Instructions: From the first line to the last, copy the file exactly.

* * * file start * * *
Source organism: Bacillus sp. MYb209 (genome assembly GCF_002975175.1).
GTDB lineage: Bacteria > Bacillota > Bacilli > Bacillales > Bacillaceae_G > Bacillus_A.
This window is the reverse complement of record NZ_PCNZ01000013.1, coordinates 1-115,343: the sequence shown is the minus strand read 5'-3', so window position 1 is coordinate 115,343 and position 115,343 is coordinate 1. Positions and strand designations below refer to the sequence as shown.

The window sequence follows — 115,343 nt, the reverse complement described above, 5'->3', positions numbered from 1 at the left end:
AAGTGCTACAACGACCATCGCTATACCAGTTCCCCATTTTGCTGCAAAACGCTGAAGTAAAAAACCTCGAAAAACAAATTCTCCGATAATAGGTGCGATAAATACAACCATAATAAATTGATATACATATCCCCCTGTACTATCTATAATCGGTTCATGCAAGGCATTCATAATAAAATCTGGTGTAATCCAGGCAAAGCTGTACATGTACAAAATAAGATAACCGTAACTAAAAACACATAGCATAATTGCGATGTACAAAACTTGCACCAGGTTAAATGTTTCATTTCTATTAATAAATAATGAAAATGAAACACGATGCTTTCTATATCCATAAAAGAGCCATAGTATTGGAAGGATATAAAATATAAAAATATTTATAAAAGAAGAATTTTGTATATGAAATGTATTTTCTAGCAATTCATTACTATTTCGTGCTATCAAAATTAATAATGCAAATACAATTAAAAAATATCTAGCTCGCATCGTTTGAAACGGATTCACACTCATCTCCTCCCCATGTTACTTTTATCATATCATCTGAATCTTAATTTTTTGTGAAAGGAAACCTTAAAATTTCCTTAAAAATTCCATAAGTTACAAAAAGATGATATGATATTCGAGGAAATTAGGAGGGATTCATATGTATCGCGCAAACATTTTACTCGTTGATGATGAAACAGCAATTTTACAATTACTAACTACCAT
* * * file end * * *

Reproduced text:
Source organism: Bacillus sp. MYb209 (genome assembly GCF_002975175.1).
GTDB lineage: Bacteria > Bacillota > Bacilli > Bacillales > Bacillaceae_G > Bacillus_A.
This window is the reverse complement of record NZ_PCNZ01000013.1, coordinates 1-115,343: the sequence shown is the minus strand read 5'-3', so window position 1 is coordinate 115,343 and position 115,343 is coordinate 1. Positions and strand designations below refer to the sequence as shown.

The window sequence follows — 115,343 nt, the reverse complement described above, 5'->3', positions numbered from 1 at the left end:
AAGTGCTACAACGACCATCGCTATACCAGTTCCCCATTTTGCTGCAAAACGCTGAAGTAAAAAACCTCGAAAAACAAATTCTCCGATAATAGGTGCGATAAATACAACCATAATAAATTGATATACATATCCCCCTGTACTATCTATAATCGGTTCATGCAAGGCATTCATAATAAAATCTGGTGTAATCCAGGCAAAGCTGTACATGTACAAAATAAGATAACCGTAACTAAAAACACATAGCATAATTGCGATGTACAAAACTTGCACCAGGTTAAATGTTTCATTTCTATTAATAAATAATGAAAATGAAACACGATGCTTTCTATATCCATAAAAGAGCCATAGTATTGGAAGGATATAAAATATAAAAATATTTATAAAAGAAGAATTTTGTATATGAAATGTATTTTCTAGCAATTCATTACTATTTCGTGCTATCAAAATTAATAATGCAAATACAATTAAAAAATATCTAGCTCGCATCGTTTGAAACGGATTCACACTCATCTCCTCCCCATGTTACTTTTATCATATCATCTGAATCTTAATTTTTTGTGAAAGGAAACCTTAAAATTTCCTTAAAAATTCCATAAGTTACAAAAAGATGATATGATATTCGAGGAAATTAGGAGGGATTCATATGTATCGCGCAAACATTTTACTCGTTGATGATGAAACAGCAATTTTACAATTACTAACTACCAT